The first round of digital learning materials available on the Commons platform are expected to improve the quality of primary school teaching in Rwanda through their use at pre-service and in-service primary teacher training programmes. The Commons will also, amongst other things, make available digital learning materials for income-generation activities, and a database of education projects in Rwanda for policy makers and administrators.
In Rwanda new technologies are under development to increase access to information via various and diverse channels. The government is assisting both pupils and communities to acquire laptop computers and mobile phones. At the same time, Korea Telecom is managing the implementation of the national fibre-optic backbone. The project is expected to be completed by the end of this year. The country has engaged in discussions with the Seacom and TEAMS fibre-optic submarine cables in order to prepare for accessing them as soon as they start operation. Rwanda is looking to buy fibre bandwidth capacity in order to distribute it to schools and health centres, amongst others.
Another ICT infrastructure project is being set up on the top of the Kalisimbi volcano. It will increase access to information for Rwandans, as well as for other countries in the region. It is expected that the project will increase FM radio range to a 700-kilometre radius by enhancing antennae orientation (vertical as well as horizontal polarisation). It will also offer digital video broadcasting following the pilot phase (with a 250-kilometre radius), and internet connectivity (50-kilometre radius) for rural connectivity.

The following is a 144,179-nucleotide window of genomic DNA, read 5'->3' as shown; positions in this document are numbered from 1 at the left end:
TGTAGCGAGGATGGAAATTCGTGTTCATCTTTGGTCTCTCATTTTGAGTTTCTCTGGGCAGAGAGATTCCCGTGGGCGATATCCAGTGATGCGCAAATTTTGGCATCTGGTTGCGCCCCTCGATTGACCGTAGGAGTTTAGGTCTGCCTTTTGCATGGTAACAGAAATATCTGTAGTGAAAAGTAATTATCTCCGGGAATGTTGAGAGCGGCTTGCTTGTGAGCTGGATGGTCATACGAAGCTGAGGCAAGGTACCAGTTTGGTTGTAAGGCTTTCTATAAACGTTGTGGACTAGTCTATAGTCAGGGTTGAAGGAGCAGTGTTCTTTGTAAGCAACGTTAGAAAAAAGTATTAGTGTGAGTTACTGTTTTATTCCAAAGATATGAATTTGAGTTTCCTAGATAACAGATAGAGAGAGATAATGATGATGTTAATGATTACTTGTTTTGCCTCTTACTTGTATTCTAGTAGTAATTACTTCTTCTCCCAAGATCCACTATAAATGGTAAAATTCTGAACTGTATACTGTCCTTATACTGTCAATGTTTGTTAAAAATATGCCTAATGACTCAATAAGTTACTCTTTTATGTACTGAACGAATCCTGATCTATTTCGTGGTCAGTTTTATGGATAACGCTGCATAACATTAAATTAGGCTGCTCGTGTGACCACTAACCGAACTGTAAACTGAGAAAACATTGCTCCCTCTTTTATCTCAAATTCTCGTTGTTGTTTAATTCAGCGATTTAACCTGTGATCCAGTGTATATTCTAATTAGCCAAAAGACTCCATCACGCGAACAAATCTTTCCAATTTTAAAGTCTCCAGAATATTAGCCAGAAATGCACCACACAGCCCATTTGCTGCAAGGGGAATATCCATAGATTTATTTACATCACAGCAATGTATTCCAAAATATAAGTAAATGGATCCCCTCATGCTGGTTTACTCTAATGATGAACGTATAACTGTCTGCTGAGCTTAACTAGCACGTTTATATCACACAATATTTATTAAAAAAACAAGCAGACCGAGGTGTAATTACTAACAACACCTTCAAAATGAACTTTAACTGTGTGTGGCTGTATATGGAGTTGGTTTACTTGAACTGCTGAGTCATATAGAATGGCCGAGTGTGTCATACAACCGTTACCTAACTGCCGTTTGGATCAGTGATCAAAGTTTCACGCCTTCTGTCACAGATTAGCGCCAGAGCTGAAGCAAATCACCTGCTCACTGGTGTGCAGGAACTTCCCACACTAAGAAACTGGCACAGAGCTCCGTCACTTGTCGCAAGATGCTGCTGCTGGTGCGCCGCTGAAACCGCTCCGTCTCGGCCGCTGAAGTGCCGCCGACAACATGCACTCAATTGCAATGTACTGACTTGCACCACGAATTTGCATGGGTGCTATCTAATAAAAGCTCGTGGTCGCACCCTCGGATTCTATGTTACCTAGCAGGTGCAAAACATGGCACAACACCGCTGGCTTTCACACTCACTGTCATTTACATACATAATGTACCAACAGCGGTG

Pay TV is another new source of information in Rwanda. A Chinese broadcasting company, Star Media, is offering pay TV services via a terrestrial digital network. The initial network is based around a transmitter site in Kigali, but they plan to cover the whole east African region.
The fact that the country had almost no ICT infrastructure before the NICI plan explains why there is still a long way to go. Despite progress recorded in online access to information, several steps need to be taken regarding the policy and regulatory framework, as well as access to infrastructure and human capacity building. First, some important policies and laws are still lacking. This includes a broadband policy. To avoid a concentration of ICT services in major urban areas, there is a need to reinforce a shared-infrastructure regulatory policy to allow smaller players in rural areas to access the network backbone at a low price.
Rwanda is a trilingual country where Kinyarwanda, English and French are used. Where ICT services are available, they are not always suited to local needs, and relevant local content remains a key constraint. Securing access to services should be seen both as a question of delivering them and empowering the community to access them, in order to effectively secure broader developmental benefits.
 Republic of Rwanda (2005) NICI II Plan, Kigali, p. 165.
 NICI II Plan, p. 17.
 NICI II Plan, p. 147.
 United Nations Department of Education and Social Affairs, Division for Sustainable Development (2008) TRACnet, Rwanda: Fighting Pandemics through Information Technology.
 Republic of Rwanda, The Constitution of 04/06/2003.
 MINEDUC (2003) Education Policy 2003, p.22.